The Department of Financial Services superintendent, Benjamin Lawsky, who has been leading the charge in an effort to regulate bitcoin, is reportedly considering resigning from his position in early 2015. Benjamin Lawsky is perhaps the most powerful person in New York State to be pushing regulation on the bitcoin community. Many are curious as to where Lawsky will go: a bank? a finance company? a Bitcoin company? an elected position?
After the election of last week, it’s not uncommon to see several resignations follow. Perhaps the most interesting resignation is that of Benjamin Lawsky. Mr. Lawsky is probably best known in the bitcoin community for pushing the BitLicense, which will have a new form including Transitional Licenses.
The cry for regulations began following the fall of the Tokyo-based Mt.Gox exchange. In an attempted to create trust and confidence for bitcoin users and investors, New York State increased its government involvement with its BitLicense. Benjamin Lawsky has been instrumental in forming and shaping the regulation. In March, Lawsky began accepting applications for BitLicense in order to operate within the city. In July, the Department of Financial Services proposed their first public draft of regulations where opponents and supporters of the regulation gave their feedback.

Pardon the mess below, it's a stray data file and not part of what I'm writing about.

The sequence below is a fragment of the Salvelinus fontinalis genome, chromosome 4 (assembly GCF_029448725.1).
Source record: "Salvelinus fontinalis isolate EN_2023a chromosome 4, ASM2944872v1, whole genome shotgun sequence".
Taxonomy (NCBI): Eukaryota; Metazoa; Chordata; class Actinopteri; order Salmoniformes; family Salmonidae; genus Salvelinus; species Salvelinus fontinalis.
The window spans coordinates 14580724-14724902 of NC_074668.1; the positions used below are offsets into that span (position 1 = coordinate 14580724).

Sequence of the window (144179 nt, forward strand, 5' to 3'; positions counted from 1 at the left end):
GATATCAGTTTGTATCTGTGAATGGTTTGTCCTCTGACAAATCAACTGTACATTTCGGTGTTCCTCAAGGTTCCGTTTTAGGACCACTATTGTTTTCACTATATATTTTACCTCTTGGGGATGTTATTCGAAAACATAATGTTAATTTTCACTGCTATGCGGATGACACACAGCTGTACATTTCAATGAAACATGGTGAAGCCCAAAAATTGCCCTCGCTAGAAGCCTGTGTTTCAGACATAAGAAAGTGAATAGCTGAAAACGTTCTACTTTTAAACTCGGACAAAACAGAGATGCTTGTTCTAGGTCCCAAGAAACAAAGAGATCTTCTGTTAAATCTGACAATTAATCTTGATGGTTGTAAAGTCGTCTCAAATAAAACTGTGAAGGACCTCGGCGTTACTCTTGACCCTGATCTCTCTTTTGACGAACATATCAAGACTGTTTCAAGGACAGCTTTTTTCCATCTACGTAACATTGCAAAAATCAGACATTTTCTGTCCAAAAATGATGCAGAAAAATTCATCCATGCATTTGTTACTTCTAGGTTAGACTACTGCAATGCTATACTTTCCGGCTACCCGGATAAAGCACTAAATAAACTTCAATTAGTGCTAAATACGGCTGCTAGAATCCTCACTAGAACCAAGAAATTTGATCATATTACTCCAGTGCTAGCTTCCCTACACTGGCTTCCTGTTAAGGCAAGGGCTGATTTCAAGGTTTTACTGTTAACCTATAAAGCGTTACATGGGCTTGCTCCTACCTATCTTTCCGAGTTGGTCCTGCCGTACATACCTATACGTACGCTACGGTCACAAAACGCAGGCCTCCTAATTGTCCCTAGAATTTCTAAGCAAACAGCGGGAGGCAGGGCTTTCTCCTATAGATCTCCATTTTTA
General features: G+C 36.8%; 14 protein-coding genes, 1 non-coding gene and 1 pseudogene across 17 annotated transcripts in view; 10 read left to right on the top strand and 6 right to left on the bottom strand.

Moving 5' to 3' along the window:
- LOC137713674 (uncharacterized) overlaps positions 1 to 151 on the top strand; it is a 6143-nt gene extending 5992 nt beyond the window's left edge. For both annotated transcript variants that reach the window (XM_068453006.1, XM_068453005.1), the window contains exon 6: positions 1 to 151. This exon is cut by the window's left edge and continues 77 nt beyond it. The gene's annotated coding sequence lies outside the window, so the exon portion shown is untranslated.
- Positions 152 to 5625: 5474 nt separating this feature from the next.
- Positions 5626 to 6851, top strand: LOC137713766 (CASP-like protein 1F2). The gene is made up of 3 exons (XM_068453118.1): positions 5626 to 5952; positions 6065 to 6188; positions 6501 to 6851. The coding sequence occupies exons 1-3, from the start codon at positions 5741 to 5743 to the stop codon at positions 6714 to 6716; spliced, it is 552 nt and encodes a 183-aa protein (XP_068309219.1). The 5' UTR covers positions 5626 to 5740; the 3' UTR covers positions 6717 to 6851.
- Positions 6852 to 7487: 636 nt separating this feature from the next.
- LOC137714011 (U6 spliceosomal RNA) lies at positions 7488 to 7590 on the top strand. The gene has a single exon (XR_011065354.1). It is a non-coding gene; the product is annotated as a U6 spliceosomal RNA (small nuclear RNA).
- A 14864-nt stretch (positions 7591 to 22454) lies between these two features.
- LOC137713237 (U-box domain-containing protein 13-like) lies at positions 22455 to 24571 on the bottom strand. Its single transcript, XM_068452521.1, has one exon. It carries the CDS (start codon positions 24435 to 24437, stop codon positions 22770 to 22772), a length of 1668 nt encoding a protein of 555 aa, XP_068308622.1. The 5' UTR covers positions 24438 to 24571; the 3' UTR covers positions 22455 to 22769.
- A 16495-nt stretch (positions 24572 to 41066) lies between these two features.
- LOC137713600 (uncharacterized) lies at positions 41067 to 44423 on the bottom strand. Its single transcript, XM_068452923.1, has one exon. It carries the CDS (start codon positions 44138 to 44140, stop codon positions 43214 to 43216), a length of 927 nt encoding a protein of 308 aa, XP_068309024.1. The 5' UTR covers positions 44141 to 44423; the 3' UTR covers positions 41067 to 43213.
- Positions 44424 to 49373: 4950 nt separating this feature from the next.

It’s unclear what this means for BitLicense and the regulation that has been in the making. BitLicense has undergone revisions and many await its new form. The NYDFS had all but admitted that the original proposal was originally too far sweeping. Recently the NYDFS clarified that Bitcoin software developers did not need to apply for a BitLicense and promised to have a revised proposal for the public at the beginning of December.
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